Step 4: Use the Shawn Clement Strategy
The Shawn Clement method might be just what you need to improve your game. The secret is just to maintain a positive approach and mindset. The creator of the strategy, Shawn Clement, believes that we’re gravity geniuses by nature. We’re not structured to hit specific spots but rather to consummate a task and let gravity do its thing.
How to Hit Irons Pure
Step 1: Keep Your Setup Balanced
There are two factors to consider in this case: the ball position and weight distribution. Ensure your weight is balanced perfectly in the middle of your stance, not your heels or toes. Next, take your clubhead and ensure it’s in solid contact with your front foot. Place the ball along the imaginary line that runs perpendicularly to your body. When using a longer club, you’ll notice that the ball goes further forward in your body position. With shorter clubs, the ball lies in the middle of your stance.
Step 2: Use the 5-Golf Ball Method
Draw a line running perpendicularly to your stance, then position five golf balls along that line. Try hitting each one without touching the area before the line. You can set up a camera in front of you and place it at least 90 degrees from the target line. Doing this will help you determine your swing arc’s low point later on when you go over the footage.
Step 3: Utilize Your Surroundings
All through your round, try keeping track of your greens and fairways. Doing so makes you understand the areas of your game that need the most work.
It also helps to pick a flat area of the ground on your tee box. When teeing your ball in the middle of your tees, think about your shot shape first, then evaluate your hole layout.
How to Hit Down on Irons
- Try keeping your right arm relatively straight on the upshot. This should help you make a swift shoulder turn as you lift your arms. With your weight toward your left side, turn your hips through and make room for your arms to make an impactful swing.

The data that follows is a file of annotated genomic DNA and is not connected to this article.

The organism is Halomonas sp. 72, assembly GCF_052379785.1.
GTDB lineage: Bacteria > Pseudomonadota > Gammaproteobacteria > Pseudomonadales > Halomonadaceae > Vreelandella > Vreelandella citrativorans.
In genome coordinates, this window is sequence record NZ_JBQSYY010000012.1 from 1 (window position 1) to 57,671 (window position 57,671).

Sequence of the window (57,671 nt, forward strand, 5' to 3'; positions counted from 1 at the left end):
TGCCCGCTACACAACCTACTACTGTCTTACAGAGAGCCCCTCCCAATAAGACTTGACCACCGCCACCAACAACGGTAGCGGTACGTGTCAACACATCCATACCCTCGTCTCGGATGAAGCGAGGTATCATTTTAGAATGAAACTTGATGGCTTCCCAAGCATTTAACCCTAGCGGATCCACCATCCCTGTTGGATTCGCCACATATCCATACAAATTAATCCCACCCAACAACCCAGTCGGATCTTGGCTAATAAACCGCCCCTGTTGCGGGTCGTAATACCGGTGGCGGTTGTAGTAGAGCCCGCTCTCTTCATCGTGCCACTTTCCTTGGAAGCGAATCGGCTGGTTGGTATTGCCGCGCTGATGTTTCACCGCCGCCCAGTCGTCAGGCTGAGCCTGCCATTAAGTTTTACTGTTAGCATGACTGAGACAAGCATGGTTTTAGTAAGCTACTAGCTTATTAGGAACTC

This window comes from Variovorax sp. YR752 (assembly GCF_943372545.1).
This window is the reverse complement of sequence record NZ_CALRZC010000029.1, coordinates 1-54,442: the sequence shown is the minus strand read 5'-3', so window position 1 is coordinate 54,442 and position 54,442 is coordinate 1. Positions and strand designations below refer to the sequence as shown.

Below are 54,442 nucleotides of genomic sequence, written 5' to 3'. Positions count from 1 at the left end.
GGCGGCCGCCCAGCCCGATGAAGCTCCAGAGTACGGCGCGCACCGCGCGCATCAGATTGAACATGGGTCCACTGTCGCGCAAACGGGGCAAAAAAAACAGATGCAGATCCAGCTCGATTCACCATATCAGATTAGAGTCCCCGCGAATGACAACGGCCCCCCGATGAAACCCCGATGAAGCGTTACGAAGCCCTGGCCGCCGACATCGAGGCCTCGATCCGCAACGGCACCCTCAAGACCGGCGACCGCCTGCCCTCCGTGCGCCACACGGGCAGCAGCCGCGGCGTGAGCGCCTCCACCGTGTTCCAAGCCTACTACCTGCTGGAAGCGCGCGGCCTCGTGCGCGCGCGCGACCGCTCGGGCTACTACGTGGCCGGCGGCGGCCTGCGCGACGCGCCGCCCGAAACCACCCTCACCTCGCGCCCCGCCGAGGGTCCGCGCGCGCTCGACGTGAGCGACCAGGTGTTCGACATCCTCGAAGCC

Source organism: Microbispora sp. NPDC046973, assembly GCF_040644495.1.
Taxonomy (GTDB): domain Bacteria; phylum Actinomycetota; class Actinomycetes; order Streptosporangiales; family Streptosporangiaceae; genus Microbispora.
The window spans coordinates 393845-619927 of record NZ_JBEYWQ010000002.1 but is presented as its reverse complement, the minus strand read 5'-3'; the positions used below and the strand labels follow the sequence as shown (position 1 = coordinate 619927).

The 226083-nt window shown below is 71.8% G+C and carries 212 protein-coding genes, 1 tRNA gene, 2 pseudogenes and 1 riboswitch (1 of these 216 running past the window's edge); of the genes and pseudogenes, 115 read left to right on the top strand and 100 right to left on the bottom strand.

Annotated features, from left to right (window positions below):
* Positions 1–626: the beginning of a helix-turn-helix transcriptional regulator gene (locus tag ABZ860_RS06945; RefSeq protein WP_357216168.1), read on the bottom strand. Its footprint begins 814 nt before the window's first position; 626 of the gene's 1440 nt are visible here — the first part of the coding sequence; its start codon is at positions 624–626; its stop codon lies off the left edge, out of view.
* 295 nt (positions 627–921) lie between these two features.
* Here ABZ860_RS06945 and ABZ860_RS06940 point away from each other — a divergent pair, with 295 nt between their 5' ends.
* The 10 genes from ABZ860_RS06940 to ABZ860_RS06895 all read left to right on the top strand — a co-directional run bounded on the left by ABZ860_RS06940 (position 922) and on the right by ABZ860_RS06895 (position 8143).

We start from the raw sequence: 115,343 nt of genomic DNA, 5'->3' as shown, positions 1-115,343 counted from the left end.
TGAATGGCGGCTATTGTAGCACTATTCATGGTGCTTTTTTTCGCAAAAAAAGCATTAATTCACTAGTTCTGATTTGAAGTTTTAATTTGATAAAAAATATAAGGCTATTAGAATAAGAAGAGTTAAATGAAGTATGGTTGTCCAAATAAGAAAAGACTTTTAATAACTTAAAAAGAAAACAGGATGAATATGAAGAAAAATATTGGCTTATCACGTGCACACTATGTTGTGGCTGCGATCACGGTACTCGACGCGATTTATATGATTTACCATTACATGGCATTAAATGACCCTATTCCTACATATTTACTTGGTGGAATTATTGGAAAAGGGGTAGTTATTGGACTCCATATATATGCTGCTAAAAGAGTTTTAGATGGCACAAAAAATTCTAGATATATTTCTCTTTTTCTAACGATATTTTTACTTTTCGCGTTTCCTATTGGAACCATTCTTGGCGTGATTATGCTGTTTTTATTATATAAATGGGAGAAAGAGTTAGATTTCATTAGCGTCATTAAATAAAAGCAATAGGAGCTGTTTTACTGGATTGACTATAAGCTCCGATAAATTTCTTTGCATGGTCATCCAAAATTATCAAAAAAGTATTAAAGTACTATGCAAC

- Exert about 55 to 60% of your body weight forward. Do this like you would a pitch or a chip. Putting your weight forward ensures you hit down onto the ball.
- Align 4 to 5 balls ahead of your front foot and try hitting them one by one. The more you do it, the more you notice that hitting a ball in such an abnormal position means that you have to put your weight forward.
4. Get a Tour Striker (or other trusted golf clubs). It’s one of the best training aids to improve your hitting skills. It also helps you to understand where the bottom of your swing lies.
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Hitting Irons for Beginners
Your starting point should always be your address position. Ensure there’s an imaginary line running through your club shaft and up to your belt, then to your chest. Not only will this help keep your strikes consistent, but it also helps to stay in control of your iron shots.
Establish a pure strike by ensuring your spine angle remains intact throughout each swing. As you try maintaining your stance, ensure you make a complete, athletic turn.
Try not to sway off the ball. Doing so will give you a well-rounded base to attack your ball.
Finally, try turning your hips away to establish a lag as you start your downswing. Creating a lag creates more swing speed as it allows the clubhead to touch the bottom of your swing arc. It also helps a lot with inconsistent ball strikes.
How to Hit Golf Irons Properly
Here are some practical golf tips to improve your hitting skills: